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Basic Hand Building Techniques

Creating Pottery Without a Wheel

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Before potters had the wheel, they were creating spectacular pots and clay forms. Using clay, their hands, and a minimum of tools they brought function and artistry together. Below are the three most common forms of producing hand built pots.

Pinching Pots

An example of a basic pinch pot.
Beth E Peterson

Created from a single lump of clay, these are often the first forms created when beginning to work in clay. Due to the building technique's limitations, most pinch pots are fairly small, holding perhaps one cup to one and a half cups by volume.

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Coiled Pots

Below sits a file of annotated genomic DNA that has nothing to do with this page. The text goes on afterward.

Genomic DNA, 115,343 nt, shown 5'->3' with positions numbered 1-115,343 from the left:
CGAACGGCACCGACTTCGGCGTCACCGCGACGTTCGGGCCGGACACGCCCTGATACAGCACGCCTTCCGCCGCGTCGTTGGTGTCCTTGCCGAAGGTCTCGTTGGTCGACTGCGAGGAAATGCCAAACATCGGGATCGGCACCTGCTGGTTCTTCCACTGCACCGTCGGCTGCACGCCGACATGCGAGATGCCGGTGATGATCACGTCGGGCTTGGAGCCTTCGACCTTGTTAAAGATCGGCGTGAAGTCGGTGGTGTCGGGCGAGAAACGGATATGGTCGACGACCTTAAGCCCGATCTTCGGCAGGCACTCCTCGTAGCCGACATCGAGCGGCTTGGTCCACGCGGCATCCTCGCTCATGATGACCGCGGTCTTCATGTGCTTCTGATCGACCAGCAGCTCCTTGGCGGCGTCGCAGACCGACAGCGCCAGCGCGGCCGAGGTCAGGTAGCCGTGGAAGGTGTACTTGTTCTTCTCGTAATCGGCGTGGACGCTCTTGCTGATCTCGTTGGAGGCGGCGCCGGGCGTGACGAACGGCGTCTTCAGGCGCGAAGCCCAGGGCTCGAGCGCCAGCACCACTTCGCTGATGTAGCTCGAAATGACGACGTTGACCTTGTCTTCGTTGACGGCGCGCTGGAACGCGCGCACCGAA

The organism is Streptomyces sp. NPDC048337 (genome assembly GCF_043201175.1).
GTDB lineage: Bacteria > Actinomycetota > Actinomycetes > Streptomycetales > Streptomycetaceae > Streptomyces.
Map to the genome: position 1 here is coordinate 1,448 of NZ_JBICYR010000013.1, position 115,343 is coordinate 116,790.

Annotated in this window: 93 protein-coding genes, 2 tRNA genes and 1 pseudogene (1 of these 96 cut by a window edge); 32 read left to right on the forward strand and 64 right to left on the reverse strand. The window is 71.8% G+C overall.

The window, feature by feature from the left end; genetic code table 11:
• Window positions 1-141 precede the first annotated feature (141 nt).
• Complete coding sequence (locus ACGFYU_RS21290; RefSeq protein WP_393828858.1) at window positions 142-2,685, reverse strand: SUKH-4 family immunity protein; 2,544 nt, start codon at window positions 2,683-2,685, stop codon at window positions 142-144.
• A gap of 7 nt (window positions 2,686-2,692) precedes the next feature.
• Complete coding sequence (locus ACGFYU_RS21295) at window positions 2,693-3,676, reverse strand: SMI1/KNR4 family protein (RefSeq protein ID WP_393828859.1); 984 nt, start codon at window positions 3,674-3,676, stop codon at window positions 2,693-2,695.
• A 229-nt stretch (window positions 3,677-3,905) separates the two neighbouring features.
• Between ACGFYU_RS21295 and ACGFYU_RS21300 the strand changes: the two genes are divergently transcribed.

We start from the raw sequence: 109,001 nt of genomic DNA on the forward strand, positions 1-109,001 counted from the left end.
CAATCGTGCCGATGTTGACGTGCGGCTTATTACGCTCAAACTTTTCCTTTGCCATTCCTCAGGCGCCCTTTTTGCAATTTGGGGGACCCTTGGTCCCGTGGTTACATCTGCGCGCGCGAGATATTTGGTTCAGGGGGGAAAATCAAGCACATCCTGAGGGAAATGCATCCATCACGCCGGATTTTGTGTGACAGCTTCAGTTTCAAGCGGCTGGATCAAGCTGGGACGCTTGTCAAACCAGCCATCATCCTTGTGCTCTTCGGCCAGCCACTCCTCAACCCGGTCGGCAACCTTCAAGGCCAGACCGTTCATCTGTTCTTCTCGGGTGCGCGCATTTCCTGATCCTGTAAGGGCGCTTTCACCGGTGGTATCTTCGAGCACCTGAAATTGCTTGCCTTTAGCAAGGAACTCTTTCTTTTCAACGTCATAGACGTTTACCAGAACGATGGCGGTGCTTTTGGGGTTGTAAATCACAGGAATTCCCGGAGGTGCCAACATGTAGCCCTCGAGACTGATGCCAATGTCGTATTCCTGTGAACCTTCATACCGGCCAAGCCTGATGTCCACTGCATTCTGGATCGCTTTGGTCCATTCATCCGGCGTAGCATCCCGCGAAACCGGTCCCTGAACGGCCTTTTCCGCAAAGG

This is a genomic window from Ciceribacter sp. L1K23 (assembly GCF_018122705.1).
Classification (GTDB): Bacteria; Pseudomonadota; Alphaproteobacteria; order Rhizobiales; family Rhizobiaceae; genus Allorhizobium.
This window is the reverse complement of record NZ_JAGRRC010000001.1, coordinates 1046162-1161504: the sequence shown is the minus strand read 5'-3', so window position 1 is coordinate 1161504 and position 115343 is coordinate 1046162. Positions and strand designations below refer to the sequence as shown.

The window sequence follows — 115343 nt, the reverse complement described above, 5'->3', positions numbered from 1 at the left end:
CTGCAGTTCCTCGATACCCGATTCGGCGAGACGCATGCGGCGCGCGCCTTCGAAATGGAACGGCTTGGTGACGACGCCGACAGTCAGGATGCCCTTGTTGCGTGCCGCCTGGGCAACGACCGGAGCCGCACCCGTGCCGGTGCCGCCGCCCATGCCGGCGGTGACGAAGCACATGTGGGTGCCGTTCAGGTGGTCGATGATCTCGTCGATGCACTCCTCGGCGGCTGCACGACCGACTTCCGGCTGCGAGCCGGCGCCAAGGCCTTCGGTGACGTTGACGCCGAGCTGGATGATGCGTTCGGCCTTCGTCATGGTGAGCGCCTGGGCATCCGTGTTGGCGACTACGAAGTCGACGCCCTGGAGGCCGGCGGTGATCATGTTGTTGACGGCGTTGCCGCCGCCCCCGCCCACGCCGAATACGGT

An example of a simple coiled pottery form.
Beth E Peterson

Have you ever rolled a worm or snake out of clay? Then you were on the road that leads to coiled pottery. Using coils, forms are built up into the desired size and shape. Coiled pots can take on any number of forms, and can be tiny or huge. The coils may or may not be completely welded together, depending on the desired surface effect.

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Slab Pots

A simple pottery form built from slabs of clay.
Beth E Peterson

Pots can be formed by joining flat slabs of clay together. These pots tend to be a bit tougher, technically speaking, to produce. The slabs of clay need to still be wet enough to produce strong seams, yet also firm enough to be able to hold up their own weight when placed vertically. Also, joints in slab-built pieces are more likely to crack or split during drying and firing, so especial care must be taken with them when the pot is being built.

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